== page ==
5 Ways Coaches Can Lighten Energy in Difficult Times | by Sarah Evans, MCC

Humour, Lightness & The Laughter Contagion Effect

As I walked in my neighbourhood last week, I noticed a father and his young son coming towards me. What captured my attention was not only the playful skip of the child, but how quickly his fits of giggles turned to full out laughter and wild abandon. The father, completely captivated, threw back his head and laughed uproariously.

The two of them shared a precious and priceless moment together in a world caught up in the vortex of a global pandemic with all of its accompanying angst and fears. I was transfixed!

I instantly found myself experiencing a contagion effect as I first smiled, then giggled and then laughed along with them. And the more we laughed, the more we laughed.

As they walked by in an arc of safe physical distance, the father exclaimed, "I needed that!"

I did too!

A playful, light, energetic, humorous moment.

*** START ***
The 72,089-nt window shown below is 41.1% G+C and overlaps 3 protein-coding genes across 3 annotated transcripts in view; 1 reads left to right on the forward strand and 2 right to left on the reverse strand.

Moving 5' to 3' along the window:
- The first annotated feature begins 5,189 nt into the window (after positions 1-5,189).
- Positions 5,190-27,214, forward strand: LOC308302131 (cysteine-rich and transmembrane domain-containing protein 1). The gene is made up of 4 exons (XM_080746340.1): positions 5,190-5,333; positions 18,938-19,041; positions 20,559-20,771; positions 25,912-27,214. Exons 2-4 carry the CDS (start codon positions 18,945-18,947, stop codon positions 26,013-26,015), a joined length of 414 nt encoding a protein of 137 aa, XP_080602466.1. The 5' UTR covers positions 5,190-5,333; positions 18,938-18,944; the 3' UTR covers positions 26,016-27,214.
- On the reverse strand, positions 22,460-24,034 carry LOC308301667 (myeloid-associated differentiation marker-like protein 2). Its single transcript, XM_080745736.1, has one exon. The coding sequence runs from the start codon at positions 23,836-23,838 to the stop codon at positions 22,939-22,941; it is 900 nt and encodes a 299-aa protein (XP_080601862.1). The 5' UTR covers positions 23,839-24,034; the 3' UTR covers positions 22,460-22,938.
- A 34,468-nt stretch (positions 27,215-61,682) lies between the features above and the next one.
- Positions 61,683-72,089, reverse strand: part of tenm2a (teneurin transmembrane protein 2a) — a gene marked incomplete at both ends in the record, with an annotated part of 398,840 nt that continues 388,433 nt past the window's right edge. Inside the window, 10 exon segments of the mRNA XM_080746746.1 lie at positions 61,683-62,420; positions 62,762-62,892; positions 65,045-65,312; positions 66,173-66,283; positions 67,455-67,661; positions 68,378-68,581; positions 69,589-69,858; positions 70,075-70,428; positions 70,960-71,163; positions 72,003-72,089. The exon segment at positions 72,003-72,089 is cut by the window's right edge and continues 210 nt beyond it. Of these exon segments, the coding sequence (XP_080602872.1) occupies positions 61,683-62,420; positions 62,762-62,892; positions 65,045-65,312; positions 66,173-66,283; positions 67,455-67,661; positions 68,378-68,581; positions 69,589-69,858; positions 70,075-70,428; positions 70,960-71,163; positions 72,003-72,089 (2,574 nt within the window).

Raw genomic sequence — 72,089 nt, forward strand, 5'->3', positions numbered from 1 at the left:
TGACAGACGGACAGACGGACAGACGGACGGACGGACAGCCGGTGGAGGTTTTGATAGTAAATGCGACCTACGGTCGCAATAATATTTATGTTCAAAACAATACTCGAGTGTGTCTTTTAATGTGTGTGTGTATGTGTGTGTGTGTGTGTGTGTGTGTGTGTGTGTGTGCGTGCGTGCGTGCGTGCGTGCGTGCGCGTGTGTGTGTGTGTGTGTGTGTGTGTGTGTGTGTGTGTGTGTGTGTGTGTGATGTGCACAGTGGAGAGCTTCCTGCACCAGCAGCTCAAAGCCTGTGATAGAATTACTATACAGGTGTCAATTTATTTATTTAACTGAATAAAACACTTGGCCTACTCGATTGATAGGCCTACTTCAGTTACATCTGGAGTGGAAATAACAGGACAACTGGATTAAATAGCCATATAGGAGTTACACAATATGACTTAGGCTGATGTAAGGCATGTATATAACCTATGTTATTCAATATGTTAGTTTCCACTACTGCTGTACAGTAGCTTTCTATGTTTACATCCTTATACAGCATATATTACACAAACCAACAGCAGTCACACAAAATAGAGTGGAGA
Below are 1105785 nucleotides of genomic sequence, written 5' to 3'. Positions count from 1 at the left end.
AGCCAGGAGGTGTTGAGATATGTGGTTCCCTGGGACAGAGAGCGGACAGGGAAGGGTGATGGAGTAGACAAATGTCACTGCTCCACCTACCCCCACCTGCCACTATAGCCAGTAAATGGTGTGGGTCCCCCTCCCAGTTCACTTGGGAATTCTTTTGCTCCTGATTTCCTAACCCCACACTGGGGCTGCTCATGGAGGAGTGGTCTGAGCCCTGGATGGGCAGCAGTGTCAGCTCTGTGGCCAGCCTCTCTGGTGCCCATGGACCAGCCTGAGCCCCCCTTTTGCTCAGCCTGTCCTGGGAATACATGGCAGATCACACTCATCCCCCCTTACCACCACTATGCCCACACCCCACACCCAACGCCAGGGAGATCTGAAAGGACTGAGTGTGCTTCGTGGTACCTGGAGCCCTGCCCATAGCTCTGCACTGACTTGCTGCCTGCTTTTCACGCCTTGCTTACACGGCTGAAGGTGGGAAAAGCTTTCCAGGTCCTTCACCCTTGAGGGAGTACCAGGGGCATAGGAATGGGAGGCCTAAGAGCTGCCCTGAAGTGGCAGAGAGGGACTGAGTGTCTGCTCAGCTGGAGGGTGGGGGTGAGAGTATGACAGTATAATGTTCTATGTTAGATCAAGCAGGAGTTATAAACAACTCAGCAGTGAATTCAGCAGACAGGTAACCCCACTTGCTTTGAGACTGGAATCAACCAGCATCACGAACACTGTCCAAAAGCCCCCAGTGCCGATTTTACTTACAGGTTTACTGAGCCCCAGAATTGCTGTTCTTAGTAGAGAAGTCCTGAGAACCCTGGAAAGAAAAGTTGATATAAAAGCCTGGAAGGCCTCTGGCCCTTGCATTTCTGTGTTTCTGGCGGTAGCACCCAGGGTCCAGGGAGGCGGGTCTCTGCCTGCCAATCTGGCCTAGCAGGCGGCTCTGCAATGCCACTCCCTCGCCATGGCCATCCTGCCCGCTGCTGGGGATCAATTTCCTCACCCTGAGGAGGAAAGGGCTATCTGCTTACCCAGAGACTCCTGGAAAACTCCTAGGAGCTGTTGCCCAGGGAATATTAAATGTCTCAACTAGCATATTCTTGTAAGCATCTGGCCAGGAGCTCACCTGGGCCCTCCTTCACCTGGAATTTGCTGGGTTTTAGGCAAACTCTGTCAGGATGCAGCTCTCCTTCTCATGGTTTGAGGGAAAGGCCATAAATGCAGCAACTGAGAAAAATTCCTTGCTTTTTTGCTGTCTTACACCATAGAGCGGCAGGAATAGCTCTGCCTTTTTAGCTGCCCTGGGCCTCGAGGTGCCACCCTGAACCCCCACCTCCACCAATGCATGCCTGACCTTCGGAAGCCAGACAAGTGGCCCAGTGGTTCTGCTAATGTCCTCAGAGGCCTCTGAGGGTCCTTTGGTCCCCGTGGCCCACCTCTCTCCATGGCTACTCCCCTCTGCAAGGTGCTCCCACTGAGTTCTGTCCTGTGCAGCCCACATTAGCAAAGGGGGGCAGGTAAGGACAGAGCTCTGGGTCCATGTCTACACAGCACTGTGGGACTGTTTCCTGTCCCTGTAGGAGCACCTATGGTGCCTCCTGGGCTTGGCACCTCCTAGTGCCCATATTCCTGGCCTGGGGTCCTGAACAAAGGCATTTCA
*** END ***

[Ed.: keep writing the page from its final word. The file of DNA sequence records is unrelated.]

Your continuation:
That moment may not have changed the realities that father faced or what he was navigating personally and professionally. Yet, I have no doubt it offered a brief refuge from the chaotic storm and lightened his load. I know it did for me.

So, in the coming days and weeks, I wonder how we might offer our coachees a safe refuge, a space to lighten the load, if only for a few brief moments?

We can lighten our mental load with laughter:

A Mayo Clinic in-depth article 1 explains, "When you start to laugh, it doesn't just lighten your load mentally, it actually induces physical changes in your body." "Laughter enhances your intake of oxygen-rich air", increasing your brain's release of endorphins - chemicals produced by the body to relieve stress and pain.

Laughter can also "stimulate circulation and aid muscle relaxation, both of which can help reduce some of the physical symptoms of stress." And, a "rollicking laugh fires up and then cools down your stress response, and it can increase your heart rate and blood pressure. The result? A good, relaxed feeling."

The positive impact of humour:

A series of studies have shown the positive impact humour can have. In her article "Leading with Humor" 2 Alison Beard says that, "According to research from institutions as serious as Wharton, MIT, and London Business School, every chuckle or guffaw brings with it a host of business benefits." She adds that laughter relieves "stress and boredom, boosts engagement and well-being, and spurs not only creativity and collaboration but also analytic precision and productivity."

We can mindfully lighten the energy.